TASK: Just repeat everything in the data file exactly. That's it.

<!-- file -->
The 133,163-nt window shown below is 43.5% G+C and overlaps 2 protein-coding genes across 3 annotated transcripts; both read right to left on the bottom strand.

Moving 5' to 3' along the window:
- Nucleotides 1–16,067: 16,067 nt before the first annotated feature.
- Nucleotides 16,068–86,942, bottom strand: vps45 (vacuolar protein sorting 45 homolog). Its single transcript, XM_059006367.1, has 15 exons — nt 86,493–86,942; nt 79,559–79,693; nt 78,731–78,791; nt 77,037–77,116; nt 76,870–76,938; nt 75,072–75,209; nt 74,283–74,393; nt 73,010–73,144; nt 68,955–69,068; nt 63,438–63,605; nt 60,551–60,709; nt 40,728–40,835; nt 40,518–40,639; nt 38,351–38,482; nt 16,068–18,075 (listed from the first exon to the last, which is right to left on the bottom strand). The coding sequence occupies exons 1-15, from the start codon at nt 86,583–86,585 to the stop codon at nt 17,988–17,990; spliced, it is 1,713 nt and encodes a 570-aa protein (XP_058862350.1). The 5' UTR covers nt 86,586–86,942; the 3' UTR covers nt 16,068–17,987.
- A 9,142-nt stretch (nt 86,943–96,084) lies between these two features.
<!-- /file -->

The 133,163-nt window shown below is 43.5% G+C and overlaps 2 protein-coding genes across 3 annotated transcripts; both read right to left on the bottom strand.

Moving 5' to 3' along the window:
- Nucleotides 1–16,067: 16,067 nt before the first annotated feature.
- Nucleotides 16,068–86,942, bottom strand: vps45 (vacuolar protein sorting 45 homolog). Its single transcript, XM_059006367.1, has 15 exons — nt 86,493–86,942; nt 79,559–79,693; nt 78,731–78,791; nt 77,037–77,116; nt 76,870–76,938; nt 75,072–75,209; nt 74,283–74,393; nt 73,010–73,144; nt 68,955–69,068; nt 63,438–63,605; nt 60,551–60,709; nt 40,728–40,835; nt 40,518–40,639; nt 38,351–38,482; nt 16,068–18,075 (listed from the first exon to the last, which is right to left on the bottom strand). The coding sequence occupies exons 1-15, from the start codon at nt 86,583–86,585 to the stop codon at nt 17,988–17,990; spliced, it is 1,713 nt and encodes a 570-aa protein (XP_058862350.1). The 5' UTR covers nt 86,586–86,942; the 3' UTR covers nt 16,068–17,987.
- A 9,142-nt stretch (nt 86,943–96,084) lies between these two features.